## Project: ACORN Pseudo-Random Number Generator

Write a class that implments the [[ACORN Pseudo-Random Number Generator]]. The class constructor should take a single integer that defines the order value for the generator. The constructor should set the modulus to 2^{32} and generate the initial values to seed the generator using the standard built-in random generator. The class should provide generator objects with two methods, `nextInt()`

and `nextFloat()`

that produce a random 32-bit integer or random floating point value in the range [0,1) respectively.

Write a main method that takes two command line arguments: the number of values to generate and the type of values "int" or "float". The program should create a generator object with order 10. Then generate output that is compatible with the [[Dieharder]] program that tests a generator for "randomness". This is basically text output of one random number per line, either a positive integer if "int" is specified on the command line or a 10 digit floating point value in the range [0,1) if "float" is specified. The file has a few lines of header before the random numbers as follows:

### For 32 Unsigned Decimals

type: d count: 10 numbit: 32 2098827589 439136540 2373046645 ...

### For Floating Point

type: f count: 10 numbit: 32 0.3371689620 0.1058913951 0.6198943132 ...

Use the Dieharder program to test the randomness of the generator. You can run the ACORN program to generate 10^{9} random integers and redirect into a file called acorn.dat. Then run Dieharder.

$dieharder -g 202 -a -f acorn.dat#=============================================================================# # dieharder version 3.31.1 Copyright 2003 Robert G. Brown # #=============================================================================# rng_name | filename |rands/second| file_input| acorn.dat| 4.27e+06 | #=============================================================================# test_name |ntup| tsamples |psamples| p-value |Assessment #=============================================================================# diehard_birthdays| 0| 100| 100|0.16148359| PASSED diehard_operm5| 0| 1000000| 100|0.01254752| PASSED diehard_rank_32x32| 0| 40000| 100|0.42647251| PASSED ...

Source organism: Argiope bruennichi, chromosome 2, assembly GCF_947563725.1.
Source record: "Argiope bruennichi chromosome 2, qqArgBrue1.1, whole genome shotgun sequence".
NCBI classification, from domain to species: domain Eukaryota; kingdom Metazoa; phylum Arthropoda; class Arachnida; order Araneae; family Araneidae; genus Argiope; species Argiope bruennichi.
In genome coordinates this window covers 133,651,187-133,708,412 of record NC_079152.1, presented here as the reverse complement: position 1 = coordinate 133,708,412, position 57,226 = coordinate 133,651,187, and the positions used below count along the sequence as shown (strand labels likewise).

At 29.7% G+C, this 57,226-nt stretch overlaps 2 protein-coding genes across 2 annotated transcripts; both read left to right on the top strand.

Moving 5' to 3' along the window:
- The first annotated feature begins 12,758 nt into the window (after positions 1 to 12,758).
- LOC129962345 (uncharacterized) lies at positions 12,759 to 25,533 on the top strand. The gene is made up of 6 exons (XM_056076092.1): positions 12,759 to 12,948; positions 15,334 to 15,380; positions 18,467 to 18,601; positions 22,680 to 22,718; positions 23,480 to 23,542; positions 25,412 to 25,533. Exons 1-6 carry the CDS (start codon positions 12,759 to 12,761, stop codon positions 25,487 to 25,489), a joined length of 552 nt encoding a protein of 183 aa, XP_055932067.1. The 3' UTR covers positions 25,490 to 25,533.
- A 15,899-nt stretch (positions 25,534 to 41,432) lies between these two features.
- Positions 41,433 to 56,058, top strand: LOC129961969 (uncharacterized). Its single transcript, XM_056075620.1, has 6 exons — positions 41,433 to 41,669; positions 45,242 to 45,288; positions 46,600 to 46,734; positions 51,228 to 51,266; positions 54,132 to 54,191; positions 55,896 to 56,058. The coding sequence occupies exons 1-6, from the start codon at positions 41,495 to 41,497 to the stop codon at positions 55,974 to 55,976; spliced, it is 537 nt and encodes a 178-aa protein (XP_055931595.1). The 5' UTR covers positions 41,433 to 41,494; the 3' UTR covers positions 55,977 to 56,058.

What value for the order should we use to get passing results from Dieharder? Add the additional capability to output an infinite stream of random bytes if no arguments are specified on the command line. Then we can use this program to feed the stream of random bytes to Dieharder like this...

$ACORN_PRNG | dieharder -g 200 -a

Where ACORN_PRNG is replaced by the invokation of this program as appropriate. Alternatly you can use some of the other projects on this page to generate a histogram of some random bytes to see if they appear uniformly distributed. First generate some random bytes into a file. You will need to press Ctrl-C after about 10 seconds to stop the generation of bytes.

$./ACORN_PRNG_Test > test.dat

Then pipe the data through FrequencyTableBytes, ReorderColumns and finally Histogram.

$cat test.dat | ./FrequencyTableBytes | ./ReorderColumns 1 4 | ./Histogram

For a uniform distribution, all bars in the histogram should be roughly equal for large sample sizes.

## ACORN PRNG Formula

The ACORN PRNG is defined by the following equations:

Let the order `k` and the modulus `M` (typically an integer power of 2) be positive integers.

Define the array `Y[m]` where `m = 0,1,...,k` to contain a randomly selected positive integer seed values satisfying the relation `0 <= Y[m] < M` for all elements of the seed array. The seed values and `M` should be realtively prime, meaning that they have no factors in common. If `M` is a power of 2, then the seed values simply need to be odd to satisfy this condition.

To compute the next random integer `n` in the sequence compute:

`Y[m] = (Y[m-1] + Y[m]) mod M` where `m = 1,2,...,k` (Must be computed in this order)

then return `Y[k]` as the next random positive integer less than `M`

If a random floating point value in the range [0,1) is desired, return `Y[k] // M` using floating point division.

See [[ACORN_(PRNG)|ACORN PRNG]]

## Output

**g++ -std=c++17 ACORN_PRNG_Test.cpp -o ACORN_PRNG_Test -lfmt**$

**./ACORN_PRNG_Test 10 int**type: d count: 10 numbit: 32 3525859771 299349408 94661936 3464755953 886085559 2552130646 3532328694 1290424736 1909062334 3213765198 $

**g++ -std=c++17 ACORN_PRNG_Test.cpp -o ACORN_PRNG_Test -lfmt**$

**./ACORN_PRNG_Test 10 float**type: f count: 10 numbit: 32 0.8209281999 0.0696977153 0.0220401995 0.8067013586 0.2063078710 0.5942142210 0.8224343634 0.3004504219 0.4444882120 0.7482630196